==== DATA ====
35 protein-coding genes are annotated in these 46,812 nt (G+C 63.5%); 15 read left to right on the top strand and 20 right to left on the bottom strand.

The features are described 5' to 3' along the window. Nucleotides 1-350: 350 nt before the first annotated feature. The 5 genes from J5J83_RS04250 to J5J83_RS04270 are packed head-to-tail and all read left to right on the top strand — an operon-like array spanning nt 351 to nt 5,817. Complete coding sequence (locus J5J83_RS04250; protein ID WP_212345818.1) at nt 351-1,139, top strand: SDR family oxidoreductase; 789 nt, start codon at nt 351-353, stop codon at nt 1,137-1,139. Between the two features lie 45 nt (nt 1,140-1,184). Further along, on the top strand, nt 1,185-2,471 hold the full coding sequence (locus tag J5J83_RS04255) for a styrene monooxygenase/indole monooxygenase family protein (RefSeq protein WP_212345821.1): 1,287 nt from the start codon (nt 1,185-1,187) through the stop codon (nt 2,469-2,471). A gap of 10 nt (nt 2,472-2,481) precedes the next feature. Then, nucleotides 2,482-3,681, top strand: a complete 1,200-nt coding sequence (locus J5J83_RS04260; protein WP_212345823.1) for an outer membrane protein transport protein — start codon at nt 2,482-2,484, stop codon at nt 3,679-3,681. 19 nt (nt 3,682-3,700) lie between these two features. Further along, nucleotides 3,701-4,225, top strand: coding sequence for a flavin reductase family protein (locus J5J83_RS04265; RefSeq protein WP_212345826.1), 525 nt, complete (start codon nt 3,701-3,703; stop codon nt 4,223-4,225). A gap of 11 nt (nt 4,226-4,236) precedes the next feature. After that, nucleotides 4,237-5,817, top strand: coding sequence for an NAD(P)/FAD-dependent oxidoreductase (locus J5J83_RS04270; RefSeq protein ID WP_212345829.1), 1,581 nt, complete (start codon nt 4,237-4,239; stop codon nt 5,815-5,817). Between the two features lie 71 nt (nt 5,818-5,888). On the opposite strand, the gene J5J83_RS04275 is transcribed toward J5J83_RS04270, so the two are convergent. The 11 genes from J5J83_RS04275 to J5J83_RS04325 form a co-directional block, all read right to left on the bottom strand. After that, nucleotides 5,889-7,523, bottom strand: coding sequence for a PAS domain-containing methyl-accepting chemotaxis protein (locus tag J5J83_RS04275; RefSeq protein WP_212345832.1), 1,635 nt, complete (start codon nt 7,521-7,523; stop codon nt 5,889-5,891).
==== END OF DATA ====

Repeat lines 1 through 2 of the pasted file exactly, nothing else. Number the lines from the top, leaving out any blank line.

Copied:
35 protein-coding genes are annotated in these 46,812 nt (G+C 63.5%); 15 read left to right on the top strand and 20 right to left on the bottom strand.

The features are described 5' to 3' along the window. Nucleotides 1-350: 350 nt before the first annotated feature. The 5 genes from J5J83_RS04250 to J5J83_RS04270 are packed head-to-tail and all read left to right on the top strand — an operon-like array spanning nt 351 to nt 5,817. Complete coding sequence (locus J5J83_RS04250; protein ID WP_212345818.1) at nt 351-1,139, top strand: SDR family oxidoreductase; 789 nt, start codon at nt 351-353, stop codon at nt 1,137-1,139. Between the two features lie 45 nt (nt 1,140-1,184). Further along, on the top strand, nt 1,185-2,471 hold the full coding sequence (locus tag J5J83_RS04255) for a styrene monooxygenase/indole monooxygenase family protein (RefSeq protein WP_212345821.1): 1,287 nt from the start codon (nt 1,185-1,187) through the stop codon (nt 2,469-2,471). A gap of 10 nt (nt 2,472-2,481) precedes the next feature. Then, nucleotides 2,482-3,681, top strand: a complete 1,200-nt coding sequence (locus J5J83_RS04260; protein WP_212345823.1) for an outer membrane protein transport protein — start codon at nt 2,482-2,484, stop codon at nt 3,679-3,681. 19 nt (nt 3,682-3,700) lie between these two features. Further along, nucleotides 3,701-4,225, top strand: coding sequence for a flavin reductase family protein (locus J5J83_RS04265; RefSeq protein WP_212345826.1), 525 nt, complete (start codon nt 3,701-3,703; stop codon nt 4,223-4,225). A gap of 11 nt (nt 4,226-4,236) precedes the next feature. After that, nucleotides 4,237-5,817, top strand: coding sequence for an NAD(P)/FAD-dependent oxidoreductase (locus J5J83_RS04270; RefSeq protein ID WP_212345829.1), 1,581 nt, complete (start codon nt 4,237-4,239; stop codon nt 5,815-5,817). Between the two features lie 71 nt (nt 5,818-5,888). On the opposite strand, the gene J5J83_RS04275 is transcribed toward J5J83_RS04270, so the two are convergent. The 11 genes from J5J83_RS04275 to J5J83_RS04325 form a co-directional block, all read right to left on the bottom strand. After that, nucleotides 5,889-7,523, bottom strand: coding sequence for a PAS domain-containing methyl-accepting chemotaxis protein (locus tag J5J83_RS04275; RefSeq protein WP_212345832.1), 1,635 nt, complete (start codon nt 7,521-7,523; stop codon nt 5,889-5,891).